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Tropical Fruit Discussion / Re: Pineapple thread
« on: December 13, 2020, 10:12:46 AM »
Should I bring my new pups/slips (thanks Brad!!) indoors?  Nighttime temps here in coastal so cal 10a are in the high 40F.  Daytime temps have been 60-70F range. 

They have been outside the past several days, but I can put them by a south-facing window that gets light most of the day.  Once my electricity is back, I can even add a heating pad, but I don't think that's necessary, lowest indoor temps are around 55F.

Tropical Fruit Discussion / Re: Pineapple thread
« on: November 27, 2020, 12:38:47 AM »
Could someone kindly explain why pineapple seeds extracted from a grocery-store plant would not be true to parent?  I barely remember punnett squares from biology class ~30 years ago.  Because the source pineapple would come from a massive field of clones, the most likely pollination occurs between the same parents.  Wouldn't that make it an "heirloom" or, does it need a couple more generations for that?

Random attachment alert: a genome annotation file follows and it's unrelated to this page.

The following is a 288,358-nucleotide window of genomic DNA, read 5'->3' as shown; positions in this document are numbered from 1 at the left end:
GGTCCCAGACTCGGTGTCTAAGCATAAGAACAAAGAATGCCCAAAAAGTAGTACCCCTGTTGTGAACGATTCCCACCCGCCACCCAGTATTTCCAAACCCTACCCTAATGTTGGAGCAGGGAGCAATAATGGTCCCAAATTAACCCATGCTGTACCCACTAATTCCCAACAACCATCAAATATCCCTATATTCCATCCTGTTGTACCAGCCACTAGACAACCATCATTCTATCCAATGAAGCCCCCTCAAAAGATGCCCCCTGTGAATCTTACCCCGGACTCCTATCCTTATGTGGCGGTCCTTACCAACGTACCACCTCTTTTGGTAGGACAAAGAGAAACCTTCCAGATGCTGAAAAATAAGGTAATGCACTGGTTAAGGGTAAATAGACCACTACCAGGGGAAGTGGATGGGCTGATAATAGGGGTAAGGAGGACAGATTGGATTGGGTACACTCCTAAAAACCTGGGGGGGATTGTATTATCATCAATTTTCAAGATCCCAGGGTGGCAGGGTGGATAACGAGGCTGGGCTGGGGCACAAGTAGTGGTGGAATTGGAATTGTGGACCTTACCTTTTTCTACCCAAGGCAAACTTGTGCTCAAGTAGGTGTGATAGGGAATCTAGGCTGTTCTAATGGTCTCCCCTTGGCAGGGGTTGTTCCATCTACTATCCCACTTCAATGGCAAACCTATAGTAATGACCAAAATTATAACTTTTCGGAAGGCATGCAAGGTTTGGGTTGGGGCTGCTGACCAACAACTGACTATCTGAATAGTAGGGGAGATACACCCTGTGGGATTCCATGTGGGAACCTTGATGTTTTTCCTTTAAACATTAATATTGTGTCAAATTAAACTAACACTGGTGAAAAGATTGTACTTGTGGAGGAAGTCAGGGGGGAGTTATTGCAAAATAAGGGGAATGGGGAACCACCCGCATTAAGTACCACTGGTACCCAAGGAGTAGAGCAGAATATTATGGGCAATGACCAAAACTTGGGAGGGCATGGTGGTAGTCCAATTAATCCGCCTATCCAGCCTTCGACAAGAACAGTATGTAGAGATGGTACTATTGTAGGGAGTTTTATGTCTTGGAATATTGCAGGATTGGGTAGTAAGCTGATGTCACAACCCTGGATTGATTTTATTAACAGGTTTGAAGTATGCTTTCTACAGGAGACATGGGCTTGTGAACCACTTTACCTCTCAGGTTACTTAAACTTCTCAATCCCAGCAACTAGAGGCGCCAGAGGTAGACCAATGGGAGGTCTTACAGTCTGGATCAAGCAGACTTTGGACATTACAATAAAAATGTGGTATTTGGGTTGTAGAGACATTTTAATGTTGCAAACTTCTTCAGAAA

Tropical Fruit Discussion / Re: sad luck with twist-n-plant pineapples
« on: November 06, 2020, 10:13:08 AM »
Hello!  Original poster here.  I believe I've discovered the err in my attempts!  Way way way over watering.  I had been watering the soil and occasionally a dribble down the core every 4-7 days.  This would lead to rot in 3-4 weeks.

Early October an exchange with Millet spurred a memory from the prior year with the first successful top that was growing, I simply misted it with water once or twice a week.  I have resumed this, and the last three tops I tried in October have yet to fail.  They all appear healthy so far :)

Tropical Fruit Discussion / Re: Pineapple thread
« on: November 06, 2020, 10:08:59 AM »
Cen and spaugh, well, that's disappointing, but not unexpected.  I guess commercial pineapples are trickier to get the correctly ripe ones.

On another note, sadly my pineapple seedling didn't make it.  Randomly turned grey and appears gone :(  I'll keep trying though!